Day in, day out, how much can a person deal with before being broken?
Don’t be afraid of the broken places (see: “Strength”).
Some days are easier than others, true. But other days, what we’ve lost in our lives seems much greater than what we’ve found, especially as we get older.
Something that’s easy to forget is that loss does not only pertain to the physical death of a person. It actually runs deep through our lives, like an underground current.
It can’t be seen, only felt. You’re not aware of it, only aware of something.
The pink slip,
…missing out on that promotion
…not being in the career you pictured for yourself
…breaking off an engagement
…moving away from family and friends
…putting down a pet
…receiving a cancer diagnosis
…being sexually abused
…fighting an addiction
…having your home foreclosed
…giving up on the dream of a house with a white picket fence on a tree-lined street
…questioning your faith
…dropping out of college
…having your retirement fund emptied
…wrecking your car
…witnessing a shooting
…disappointing your parents
…cancelling a vacation
…conceding the school board election
…failing an entrance exam
…losing a valued friendship
– those are just a few of the losses we experience.
The ones we don’t tend to classify as “losses.” The ones we don’t give ourselves a chance to mourn.
But we keep on, keeping on. Then one day, some unexpected event triggers something deep inside us, and we wonder what hit us.
Hopelessness. Loneliness. Bitterness. Helplessness. Anger. Emptiness. Longing. We’re numb. We break down and wonder why we can’t stop crying.
Our souls are bruised, and we don’t know why it hurts so much.
We can’t stop crying because those losses are cumulative – they build and build – and we deal and we deal – and we bury them, until we can’t bury them anymore.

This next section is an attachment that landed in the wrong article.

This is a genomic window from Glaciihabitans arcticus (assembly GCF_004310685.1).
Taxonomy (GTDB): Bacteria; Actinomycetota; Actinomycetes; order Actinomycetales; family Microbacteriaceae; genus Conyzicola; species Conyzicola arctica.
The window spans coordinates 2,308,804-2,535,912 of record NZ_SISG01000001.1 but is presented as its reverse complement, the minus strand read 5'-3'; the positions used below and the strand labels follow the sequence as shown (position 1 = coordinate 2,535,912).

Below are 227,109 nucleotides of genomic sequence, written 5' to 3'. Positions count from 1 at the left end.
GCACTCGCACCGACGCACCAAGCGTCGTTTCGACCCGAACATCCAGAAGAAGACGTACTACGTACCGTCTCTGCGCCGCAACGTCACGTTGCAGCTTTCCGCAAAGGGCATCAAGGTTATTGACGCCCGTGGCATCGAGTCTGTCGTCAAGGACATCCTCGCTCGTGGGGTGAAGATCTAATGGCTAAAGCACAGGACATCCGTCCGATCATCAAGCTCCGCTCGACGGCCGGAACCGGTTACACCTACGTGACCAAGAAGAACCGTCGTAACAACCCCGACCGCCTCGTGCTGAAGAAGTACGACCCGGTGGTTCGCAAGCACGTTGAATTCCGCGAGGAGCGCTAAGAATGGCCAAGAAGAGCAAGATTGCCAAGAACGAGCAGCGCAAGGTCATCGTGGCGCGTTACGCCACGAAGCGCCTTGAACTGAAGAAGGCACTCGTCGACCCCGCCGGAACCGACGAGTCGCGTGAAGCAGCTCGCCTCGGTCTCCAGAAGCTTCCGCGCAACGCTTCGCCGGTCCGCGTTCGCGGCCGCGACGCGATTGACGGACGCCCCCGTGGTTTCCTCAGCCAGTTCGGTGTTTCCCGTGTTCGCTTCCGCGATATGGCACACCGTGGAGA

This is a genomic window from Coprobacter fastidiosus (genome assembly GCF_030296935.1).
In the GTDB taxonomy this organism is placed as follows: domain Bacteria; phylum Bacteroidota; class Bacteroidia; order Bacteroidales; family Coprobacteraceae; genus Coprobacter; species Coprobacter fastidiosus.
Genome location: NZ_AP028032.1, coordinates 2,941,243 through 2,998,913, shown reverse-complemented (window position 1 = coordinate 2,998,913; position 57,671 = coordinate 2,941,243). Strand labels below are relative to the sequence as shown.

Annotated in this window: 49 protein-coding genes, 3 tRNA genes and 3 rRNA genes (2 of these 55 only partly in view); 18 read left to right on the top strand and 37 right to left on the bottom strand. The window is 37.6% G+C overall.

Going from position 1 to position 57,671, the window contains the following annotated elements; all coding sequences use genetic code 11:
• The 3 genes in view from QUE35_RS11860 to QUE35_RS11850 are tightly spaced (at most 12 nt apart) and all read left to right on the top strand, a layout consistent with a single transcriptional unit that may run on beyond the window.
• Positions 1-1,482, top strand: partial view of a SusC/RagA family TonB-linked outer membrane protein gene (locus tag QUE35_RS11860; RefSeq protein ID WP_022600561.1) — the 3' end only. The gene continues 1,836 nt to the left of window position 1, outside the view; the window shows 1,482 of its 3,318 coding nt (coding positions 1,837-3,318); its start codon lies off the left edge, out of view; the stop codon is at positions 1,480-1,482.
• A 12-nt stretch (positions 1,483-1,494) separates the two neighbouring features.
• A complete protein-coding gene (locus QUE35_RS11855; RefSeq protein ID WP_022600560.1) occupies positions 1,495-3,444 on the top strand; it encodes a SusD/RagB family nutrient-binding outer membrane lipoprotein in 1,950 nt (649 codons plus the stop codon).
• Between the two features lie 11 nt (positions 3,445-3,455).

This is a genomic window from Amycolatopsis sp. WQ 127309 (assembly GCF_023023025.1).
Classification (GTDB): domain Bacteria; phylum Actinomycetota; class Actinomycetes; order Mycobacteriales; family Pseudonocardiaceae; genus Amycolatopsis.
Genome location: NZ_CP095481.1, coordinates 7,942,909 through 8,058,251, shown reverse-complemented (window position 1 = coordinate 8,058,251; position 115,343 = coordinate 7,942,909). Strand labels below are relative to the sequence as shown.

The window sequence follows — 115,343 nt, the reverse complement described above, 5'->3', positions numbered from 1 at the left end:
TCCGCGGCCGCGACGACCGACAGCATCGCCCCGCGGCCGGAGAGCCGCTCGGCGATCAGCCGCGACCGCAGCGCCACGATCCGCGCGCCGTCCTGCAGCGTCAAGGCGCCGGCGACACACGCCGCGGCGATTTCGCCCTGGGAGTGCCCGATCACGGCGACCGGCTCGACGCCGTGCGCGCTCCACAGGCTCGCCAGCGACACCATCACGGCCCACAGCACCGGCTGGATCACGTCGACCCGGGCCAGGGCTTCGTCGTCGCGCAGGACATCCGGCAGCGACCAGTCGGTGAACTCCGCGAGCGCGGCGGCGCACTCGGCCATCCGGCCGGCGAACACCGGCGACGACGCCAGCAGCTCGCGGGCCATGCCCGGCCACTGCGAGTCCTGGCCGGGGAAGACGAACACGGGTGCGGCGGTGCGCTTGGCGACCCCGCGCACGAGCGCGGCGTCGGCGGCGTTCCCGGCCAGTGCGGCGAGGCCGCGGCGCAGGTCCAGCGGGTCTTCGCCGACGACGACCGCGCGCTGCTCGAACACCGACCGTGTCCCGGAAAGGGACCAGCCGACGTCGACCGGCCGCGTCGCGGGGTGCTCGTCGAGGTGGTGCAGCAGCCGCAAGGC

Don’t be afraid of the broken places.
If we didn’t break apart, the light wouldn’t be able to get in. Now, where there was only darkness, there is light.
So we sit with them awhile, those scary emotions we’ve tried so many creative ways to ignore. Don’t fight it.
You’ve heard the term, “When God closes a door, He opens a window?” I believe that.
Picture yourself alone, walking into an old one-room cottage, curious to see what’s inside. The door slams shut behind you. No problem. Probably the wind; you’ll get out. You turn the doorknob, only to find the door still closed. Maybe it’s jammed or stuck. This place is old, after all. You yank on the door, angry that it won’t open. Then panic sets in and you bang on the door until your hand hurts, yelling for someone until your voice is hoarse. You keep on for hours, trapped.
Until you have nothing left and you slide against the wall to the floor, exhausted, fearful, bereft. You curl into a fetal position and rock back and forth, taking yourself to a safe place in your mind.
At first, you think it’s your imagination. A brush of something against your cheek. Then you feel it again, only stronger, this time accompanied by the delicate scent of an unnamed flower. The breeze refreshes you, and you realize that a sunbeam has fallen across your face, drying the tears. You sit up and slowly open your eyes to find its source.
There, to the side of you, is an open window, sunlight streaming onto your face, the breeze billowing sheer curtains into the room. The window was always there…you just didn’t see it; you didn’t notice it. While railing against the darkness, you couldn’t see the light.
With a smile and a look of wonder on your face, you walk to the window. You lift your legs over the window sill and step barefoot onto the green, fragrant grass. It feels good. It feels right. It feels like home.
You turn for one last look at the tiny cottage, grateful to be outside. Then you turn your back and walk toward the warmth of the sun. Toward life and all its challenges.
But always toward the light.
With a sense of purpose and direction, with a strength that was born of the darkness, with a renewed sense of hope that this was all a part of the journey.
Don’t be afraid of the broken places.